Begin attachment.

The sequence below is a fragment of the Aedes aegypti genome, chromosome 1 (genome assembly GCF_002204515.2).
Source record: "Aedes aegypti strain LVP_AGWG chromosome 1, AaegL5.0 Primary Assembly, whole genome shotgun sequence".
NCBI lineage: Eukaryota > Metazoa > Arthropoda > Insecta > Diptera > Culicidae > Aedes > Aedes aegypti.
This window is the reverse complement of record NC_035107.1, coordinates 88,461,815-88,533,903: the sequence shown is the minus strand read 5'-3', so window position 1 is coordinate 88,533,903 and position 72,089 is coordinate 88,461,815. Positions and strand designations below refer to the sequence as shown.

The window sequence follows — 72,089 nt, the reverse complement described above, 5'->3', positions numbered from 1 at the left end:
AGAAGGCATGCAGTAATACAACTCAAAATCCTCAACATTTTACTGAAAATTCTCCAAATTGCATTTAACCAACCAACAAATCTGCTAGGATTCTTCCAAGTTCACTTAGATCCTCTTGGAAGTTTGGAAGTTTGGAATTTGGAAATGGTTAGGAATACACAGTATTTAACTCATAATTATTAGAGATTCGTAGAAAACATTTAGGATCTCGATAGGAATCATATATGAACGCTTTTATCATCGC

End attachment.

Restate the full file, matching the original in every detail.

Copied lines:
The sequence below is a fragment of the Aedes aegypti genome, chromosome 1 (genome assembly GCF_002204515.2).
Source record: "Aedes aegypti strain LVP_AGWG chromosome 1, AaegL5.0 Primary Assembly, whole genome shotgun sequence".
NCBI lineage: Eukaryota > Metazoa > Arthropoda > Insecta > Diptera > Culicidae > Aedes > Aedes aegypti.
This window is the reverse complement of record NC_035107.1, coordinates 88,461,815-88,533,903: the sequence shown is the minus strand read 5'-3', so window position 1 is coordinate 88,533,903 and position 72,089 is coordinate 88,461,815. Positions and strand designations below refer to the sequence as shown.

The window sequence follows — 72,089 nt, the reverse complement described above, 5'->3', positions numbered from 1 at the left end:
AGAAGGCATGCAGTAATACAACTCAAAATCCTCAACATTTTACTGAAAATTCTCCAAATTGCATTTAACCAACCAACAAATCTGCTAGGATTCTTCCAAGTTCACTTAGATCCTCTTGGAAGTTTGGAAGTTTGGAATTTGGAAATGGTTAGGAATACACAGTATTTAACTCATAATTATTAGAGATTCGTAGAAAACATTTAGGATCTCGATAGGAATCATATATGAACGCTTTTATCATCGC